Julie Anthony’s singing the blues away
This week, the Seven Network will screen The Julie Anthony Special, a one-hour production taped late last year on the Gold Coast. But since the special was taped, the former South Australian farm girl who grew up to charm London audiences in the stage production of Irene, has lost her voice and been ordered by doctors not to sing at all until the problem has been properly diagnosed and, hopefully, cured. Anthony, and her husband and manager Eddie Natt, have since travelled to Germany to consult a throat specialist with the hope that laser surgery can cure the recurring voice problems that also caused her to drop out of Irene ahead of schedule in 1977. In the operation is a success then Anthony hopes to be able to do another TV special.
The Restless Years together
It’s the marriage that fans of The Restless Years have waited over a year for. Dr Bruce Russell (Malcolm Thompson) has married Alison Clark (Julieanne Newbould) in a formal church wedding followed by a reception attended by around 40 guests. The on-screen wedding was performed by a real-life Anglican priest, Reverend R W Long, at his church of St Martin’s in the Sydney suburb of Killara.
David switches channels in comeback bid
Two years after “retiring” from the newsroom at Melbourne’s HSV7, David Johnston (pictured) is making a comeback to journalism as the host of ABC‘s new Victorian-based current affairs program, Statewide. Although Johnston has continued to co-host HSV7’s children’s magazine program This Week Has Seven Days, in the two years since leaving Seven National News, Johnston has been made various offers to join rival channels but rejected them as “I wasn’t that interested. I wanted a complete change.” The offer to present Statewide came several months ago, but at the time Johnston was reluctant to sever all ties with HSV7: “Then I learnt This Week Has Seven Days was about to fold, so I accepted the ABC offer.” Since announcing his new role as host of Statewide, HSV7 has given a reprieve to This Week Has Seven Days and it will continue with Johnston’s former co-host Honor Walters.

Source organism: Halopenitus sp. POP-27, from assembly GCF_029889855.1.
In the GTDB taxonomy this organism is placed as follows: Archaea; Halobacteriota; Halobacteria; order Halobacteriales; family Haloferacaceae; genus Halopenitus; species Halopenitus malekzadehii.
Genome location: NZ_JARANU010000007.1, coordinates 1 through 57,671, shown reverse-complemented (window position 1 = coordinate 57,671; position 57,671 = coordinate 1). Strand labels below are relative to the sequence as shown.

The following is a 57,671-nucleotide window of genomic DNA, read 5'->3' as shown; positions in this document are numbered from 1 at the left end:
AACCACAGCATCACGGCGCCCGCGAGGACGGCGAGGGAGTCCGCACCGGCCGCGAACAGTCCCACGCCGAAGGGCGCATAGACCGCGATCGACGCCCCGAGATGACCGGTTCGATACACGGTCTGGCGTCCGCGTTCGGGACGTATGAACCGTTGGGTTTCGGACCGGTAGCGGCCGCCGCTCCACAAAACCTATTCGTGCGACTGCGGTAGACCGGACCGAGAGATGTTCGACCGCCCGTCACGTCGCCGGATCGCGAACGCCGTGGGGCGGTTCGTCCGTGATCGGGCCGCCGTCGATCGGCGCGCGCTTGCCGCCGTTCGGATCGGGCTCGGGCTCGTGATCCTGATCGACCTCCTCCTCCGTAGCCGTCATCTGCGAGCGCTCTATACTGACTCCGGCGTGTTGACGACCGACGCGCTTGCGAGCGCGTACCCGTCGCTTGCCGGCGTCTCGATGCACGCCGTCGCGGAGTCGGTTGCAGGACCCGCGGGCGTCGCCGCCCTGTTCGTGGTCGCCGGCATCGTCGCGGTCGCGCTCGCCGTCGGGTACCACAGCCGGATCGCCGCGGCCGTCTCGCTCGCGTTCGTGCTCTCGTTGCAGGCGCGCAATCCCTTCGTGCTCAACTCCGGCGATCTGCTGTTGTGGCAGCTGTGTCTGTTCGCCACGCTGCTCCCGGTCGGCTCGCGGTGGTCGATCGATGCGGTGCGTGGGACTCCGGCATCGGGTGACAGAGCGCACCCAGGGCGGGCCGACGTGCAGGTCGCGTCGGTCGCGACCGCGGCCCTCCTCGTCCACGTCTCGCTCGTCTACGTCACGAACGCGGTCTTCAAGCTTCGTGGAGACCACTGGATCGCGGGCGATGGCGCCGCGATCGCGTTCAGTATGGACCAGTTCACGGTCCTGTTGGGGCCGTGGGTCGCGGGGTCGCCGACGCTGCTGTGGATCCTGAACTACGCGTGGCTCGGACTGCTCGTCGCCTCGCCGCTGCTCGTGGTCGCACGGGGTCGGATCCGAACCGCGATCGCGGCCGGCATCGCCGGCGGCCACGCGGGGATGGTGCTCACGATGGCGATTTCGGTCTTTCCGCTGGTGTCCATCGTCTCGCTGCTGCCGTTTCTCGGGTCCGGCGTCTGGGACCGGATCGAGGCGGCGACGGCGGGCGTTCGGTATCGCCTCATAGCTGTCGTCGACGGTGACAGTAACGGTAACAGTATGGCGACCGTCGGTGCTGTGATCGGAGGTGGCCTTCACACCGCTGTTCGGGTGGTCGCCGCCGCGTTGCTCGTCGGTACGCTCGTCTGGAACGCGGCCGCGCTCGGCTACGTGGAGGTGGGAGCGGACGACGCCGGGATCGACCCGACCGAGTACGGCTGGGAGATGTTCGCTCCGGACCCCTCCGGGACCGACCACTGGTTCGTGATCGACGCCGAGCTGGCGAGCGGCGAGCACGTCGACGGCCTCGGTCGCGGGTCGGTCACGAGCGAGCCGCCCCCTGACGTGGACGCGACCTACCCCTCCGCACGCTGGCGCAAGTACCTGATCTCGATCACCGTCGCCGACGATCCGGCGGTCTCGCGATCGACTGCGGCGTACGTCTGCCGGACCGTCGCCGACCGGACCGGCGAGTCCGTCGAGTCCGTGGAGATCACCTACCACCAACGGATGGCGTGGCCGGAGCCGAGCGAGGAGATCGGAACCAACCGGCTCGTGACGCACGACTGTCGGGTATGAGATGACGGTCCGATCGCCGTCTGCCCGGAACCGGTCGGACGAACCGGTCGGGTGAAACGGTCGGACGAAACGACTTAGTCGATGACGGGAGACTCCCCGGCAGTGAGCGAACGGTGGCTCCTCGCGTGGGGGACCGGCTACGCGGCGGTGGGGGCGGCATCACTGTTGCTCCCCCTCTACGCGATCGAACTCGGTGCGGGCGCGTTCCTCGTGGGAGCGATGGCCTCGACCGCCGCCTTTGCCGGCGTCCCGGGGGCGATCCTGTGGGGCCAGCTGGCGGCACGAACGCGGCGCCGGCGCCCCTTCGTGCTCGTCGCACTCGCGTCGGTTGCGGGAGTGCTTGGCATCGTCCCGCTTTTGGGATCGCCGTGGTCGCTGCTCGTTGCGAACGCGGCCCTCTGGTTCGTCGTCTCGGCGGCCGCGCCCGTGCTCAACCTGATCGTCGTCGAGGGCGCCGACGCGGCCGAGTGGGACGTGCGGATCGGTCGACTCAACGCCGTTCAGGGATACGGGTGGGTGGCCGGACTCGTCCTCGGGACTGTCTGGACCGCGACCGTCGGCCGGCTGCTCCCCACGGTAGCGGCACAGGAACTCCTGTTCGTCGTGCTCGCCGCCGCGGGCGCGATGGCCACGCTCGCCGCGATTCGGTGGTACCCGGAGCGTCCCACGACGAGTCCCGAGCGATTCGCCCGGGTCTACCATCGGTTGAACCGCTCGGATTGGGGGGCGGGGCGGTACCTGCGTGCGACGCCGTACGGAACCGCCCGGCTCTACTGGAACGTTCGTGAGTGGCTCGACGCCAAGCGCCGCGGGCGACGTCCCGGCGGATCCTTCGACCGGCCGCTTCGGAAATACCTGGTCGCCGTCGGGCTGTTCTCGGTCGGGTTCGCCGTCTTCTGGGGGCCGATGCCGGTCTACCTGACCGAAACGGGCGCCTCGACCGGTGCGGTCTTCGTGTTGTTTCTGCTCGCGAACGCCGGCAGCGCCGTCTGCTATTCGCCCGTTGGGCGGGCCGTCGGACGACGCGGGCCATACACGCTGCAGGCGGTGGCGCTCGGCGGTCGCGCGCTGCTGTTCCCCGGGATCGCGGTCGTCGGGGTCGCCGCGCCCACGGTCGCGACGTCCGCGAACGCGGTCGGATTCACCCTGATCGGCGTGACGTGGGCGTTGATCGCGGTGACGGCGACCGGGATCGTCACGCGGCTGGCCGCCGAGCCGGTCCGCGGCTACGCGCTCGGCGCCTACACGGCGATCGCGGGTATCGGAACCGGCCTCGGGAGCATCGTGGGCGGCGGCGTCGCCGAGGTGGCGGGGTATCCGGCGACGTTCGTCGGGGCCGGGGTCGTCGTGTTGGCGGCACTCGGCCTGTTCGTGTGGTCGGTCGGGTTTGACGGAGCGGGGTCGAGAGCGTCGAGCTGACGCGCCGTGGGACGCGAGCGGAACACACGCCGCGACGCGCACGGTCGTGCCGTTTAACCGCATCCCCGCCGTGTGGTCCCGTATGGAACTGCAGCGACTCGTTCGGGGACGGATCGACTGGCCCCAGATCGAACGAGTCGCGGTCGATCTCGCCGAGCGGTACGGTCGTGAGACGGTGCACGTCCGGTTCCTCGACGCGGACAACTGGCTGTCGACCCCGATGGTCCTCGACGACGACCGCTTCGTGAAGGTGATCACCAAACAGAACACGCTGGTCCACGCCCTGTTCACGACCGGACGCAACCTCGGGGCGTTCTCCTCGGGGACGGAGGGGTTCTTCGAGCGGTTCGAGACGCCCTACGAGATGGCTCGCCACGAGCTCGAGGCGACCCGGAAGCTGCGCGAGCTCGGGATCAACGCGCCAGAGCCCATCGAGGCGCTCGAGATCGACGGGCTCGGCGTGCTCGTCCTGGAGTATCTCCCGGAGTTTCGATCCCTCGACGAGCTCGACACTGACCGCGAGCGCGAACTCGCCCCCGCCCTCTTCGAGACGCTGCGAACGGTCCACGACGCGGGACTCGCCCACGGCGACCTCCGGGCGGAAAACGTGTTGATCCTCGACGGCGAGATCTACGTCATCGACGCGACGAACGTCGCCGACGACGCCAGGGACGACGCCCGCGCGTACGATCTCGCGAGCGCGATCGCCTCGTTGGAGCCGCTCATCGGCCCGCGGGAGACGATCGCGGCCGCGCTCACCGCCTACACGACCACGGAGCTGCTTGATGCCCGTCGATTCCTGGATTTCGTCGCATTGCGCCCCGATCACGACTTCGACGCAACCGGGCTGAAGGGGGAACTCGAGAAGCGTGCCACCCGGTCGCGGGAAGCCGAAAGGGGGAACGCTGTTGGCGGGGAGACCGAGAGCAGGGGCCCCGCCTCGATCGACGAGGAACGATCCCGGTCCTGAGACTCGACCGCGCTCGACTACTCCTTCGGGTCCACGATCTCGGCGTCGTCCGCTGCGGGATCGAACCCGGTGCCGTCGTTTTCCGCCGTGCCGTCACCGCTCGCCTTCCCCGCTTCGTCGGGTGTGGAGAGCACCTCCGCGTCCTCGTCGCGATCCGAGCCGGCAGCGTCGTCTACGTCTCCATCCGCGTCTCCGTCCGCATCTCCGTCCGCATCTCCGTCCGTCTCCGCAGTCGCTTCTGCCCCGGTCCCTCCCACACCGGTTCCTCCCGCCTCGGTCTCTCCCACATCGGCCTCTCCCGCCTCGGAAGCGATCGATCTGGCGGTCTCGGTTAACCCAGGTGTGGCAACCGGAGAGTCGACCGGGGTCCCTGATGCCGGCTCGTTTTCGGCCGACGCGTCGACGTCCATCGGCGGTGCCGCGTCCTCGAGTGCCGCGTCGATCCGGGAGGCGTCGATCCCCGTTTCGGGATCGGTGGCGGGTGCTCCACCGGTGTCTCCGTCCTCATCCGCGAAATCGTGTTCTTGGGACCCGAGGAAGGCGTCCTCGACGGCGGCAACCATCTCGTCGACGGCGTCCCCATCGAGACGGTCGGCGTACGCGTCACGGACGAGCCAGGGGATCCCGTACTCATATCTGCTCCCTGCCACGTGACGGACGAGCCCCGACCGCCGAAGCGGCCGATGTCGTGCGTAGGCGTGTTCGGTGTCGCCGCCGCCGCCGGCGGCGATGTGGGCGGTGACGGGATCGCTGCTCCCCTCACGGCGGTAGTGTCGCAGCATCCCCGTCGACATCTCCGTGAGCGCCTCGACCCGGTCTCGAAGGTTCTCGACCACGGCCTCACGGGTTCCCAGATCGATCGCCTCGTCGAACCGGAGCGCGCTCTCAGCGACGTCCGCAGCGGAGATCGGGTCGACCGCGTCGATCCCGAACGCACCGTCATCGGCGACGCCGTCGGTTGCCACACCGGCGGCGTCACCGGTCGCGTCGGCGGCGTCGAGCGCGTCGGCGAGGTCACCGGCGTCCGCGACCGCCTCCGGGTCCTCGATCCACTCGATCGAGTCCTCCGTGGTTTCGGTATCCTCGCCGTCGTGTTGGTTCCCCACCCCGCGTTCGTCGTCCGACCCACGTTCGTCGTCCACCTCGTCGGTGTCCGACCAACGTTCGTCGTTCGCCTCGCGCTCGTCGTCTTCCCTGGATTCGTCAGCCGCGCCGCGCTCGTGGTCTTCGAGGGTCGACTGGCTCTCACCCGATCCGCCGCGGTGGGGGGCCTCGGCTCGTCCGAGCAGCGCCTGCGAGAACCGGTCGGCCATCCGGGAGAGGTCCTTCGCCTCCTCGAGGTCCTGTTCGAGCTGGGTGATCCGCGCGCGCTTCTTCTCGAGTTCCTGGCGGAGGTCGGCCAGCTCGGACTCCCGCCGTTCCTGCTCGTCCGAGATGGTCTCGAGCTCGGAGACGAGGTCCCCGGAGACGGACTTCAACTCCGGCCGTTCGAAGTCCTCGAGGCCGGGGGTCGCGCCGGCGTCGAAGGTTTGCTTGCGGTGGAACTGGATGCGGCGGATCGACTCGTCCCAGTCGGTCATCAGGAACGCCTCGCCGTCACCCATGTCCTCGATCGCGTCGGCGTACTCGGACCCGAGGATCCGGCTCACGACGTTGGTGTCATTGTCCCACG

Exit Lorraine, enter Ilona
Former English and New Zealand actress Ilona Rodgers has joined the cast of The Sullivans and, despite denials from producer Hector Crawford, it is suggested that her role of Kate Meredith will ultimately replace that of Grace Sullivan (Lorraine Bayly) as the show’s central character. Bayly is set to leave the series in the next few weeks but will continue to be seen on screen until late in the year. Hector Crawford told TV Times: “Ilona has a very important role. She is an enormously competent actress. We don’t know how far the role will go until we knew whether… when… Grace will return.” Having built up a huge following as Grace Sullivan, Bayly is said to be keen to pursue acting opportunities overseas.